Truterra is rooted in science. We’re using the latest tools and technology to conduct research and evaluate data that helps farmers get the information they need to consider adopting regenerative practices. That’s why Truterra teamed up with the Soil and Water Conservation Society (SWCS) in 2021 to lead a three-year trial to assess the field-scale benefits of cover crops to build soil health, reduce erosion, sequester carbon and improve return on investment. The trial consists of over 2,400 acres in Iowa, Kansas and Nebraska. With the first-year complete, here is what the research is revealing so far:
- Trial acres were net carbon negative, sequestering nearly three times as much greenhouse gas than check fields without cover crops emitted, on average;
- Sheet and rill erosion was cut in half and wind erosion was reduced by nearly three quarters (72%); and
- Analytics from the Truterra sustainability tool, which quantifies trial participants’ stewardship actions, found that cover-cropped fields showed an average improvement of 8 points to their sustainability score. The 0-100 scale looks at overall sustainability of the field; the higher the number the better.
Clint Luellen is participating in the cover crop at his family farm in Iowa. He is passionate about sustainable farming and was awarded the Iowa Farm Environmental Leader award this year. Clint values the certainty and predictability that the trial data offers. He explains, “there can be a lot of unknowns in the cover crop world, so it’s been very valuable to work closely with the conservation agronomists at my ag retailer Heartland Cooperative to evaluate all of the data from the trials to see what’s going to work for our operations and make changes to continue to improve the performance of my fields with both the environment and profitability in mind.”
Tom Ryan, who recently took the helm as president of Truterra, is encouraged that initial findings indicate cover crops provide notable environmental and economic benefits to a farm’s operations, the environment and broader community.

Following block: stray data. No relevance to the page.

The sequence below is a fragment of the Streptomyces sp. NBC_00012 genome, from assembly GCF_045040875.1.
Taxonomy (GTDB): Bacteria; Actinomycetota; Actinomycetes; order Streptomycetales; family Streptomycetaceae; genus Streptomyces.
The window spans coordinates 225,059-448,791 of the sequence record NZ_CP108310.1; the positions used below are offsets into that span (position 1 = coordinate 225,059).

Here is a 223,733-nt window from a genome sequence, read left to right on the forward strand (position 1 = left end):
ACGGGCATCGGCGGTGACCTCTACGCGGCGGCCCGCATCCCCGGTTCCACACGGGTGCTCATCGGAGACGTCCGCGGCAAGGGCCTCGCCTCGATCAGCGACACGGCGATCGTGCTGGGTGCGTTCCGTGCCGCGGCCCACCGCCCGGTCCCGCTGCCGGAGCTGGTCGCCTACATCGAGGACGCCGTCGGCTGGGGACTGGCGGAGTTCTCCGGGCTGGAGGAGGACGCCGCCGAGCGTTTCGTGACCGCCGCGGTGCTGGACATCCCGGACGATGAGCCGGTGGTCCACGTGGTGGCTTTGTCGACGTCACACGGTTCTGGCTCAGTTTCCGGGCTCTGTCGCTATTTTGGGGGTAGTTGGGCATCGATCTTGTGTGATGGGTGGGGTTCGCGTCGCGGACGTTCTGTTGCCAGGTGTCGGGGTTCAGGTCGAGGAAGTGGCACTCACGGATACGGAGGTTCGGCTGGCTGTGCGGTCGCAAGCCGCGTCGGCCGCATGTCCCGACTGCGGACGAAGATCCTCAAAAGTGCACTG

“Nobody is better positioned than farmers to be an outstanding steward of the land,” he says. “This three-year trial is important because the results could help more farmers see how they can make a positive impact—whether it’s improving soil health, water conservation, reducing erosion, capturing carbon, or something else.”
This three-year trial, which is part of a $1.5 million USDA Natural Resources Conservation Service Conservation Innovation Grant On-Farm Trials, is being conducted in partnership with Truterra-aligned retailer cooperatives Alliance Ag and Grain, Frontier Cooperative and Heartland Cooperative. Participating farmers and retailers use the Truterra sustainability tool to measure the performance of trial acres that implemented cover crops against the performance of a non-cover cropped control group. Participating farmers are also receiving scientific support through SWCS to help evaluate environmental outcomes. We’ll continue to update you on findings as the trials continue.
New to cover crops? Dr. Jennifer Wells, Senior Agronomist and Account manager at Truterra, will get you up to speed here.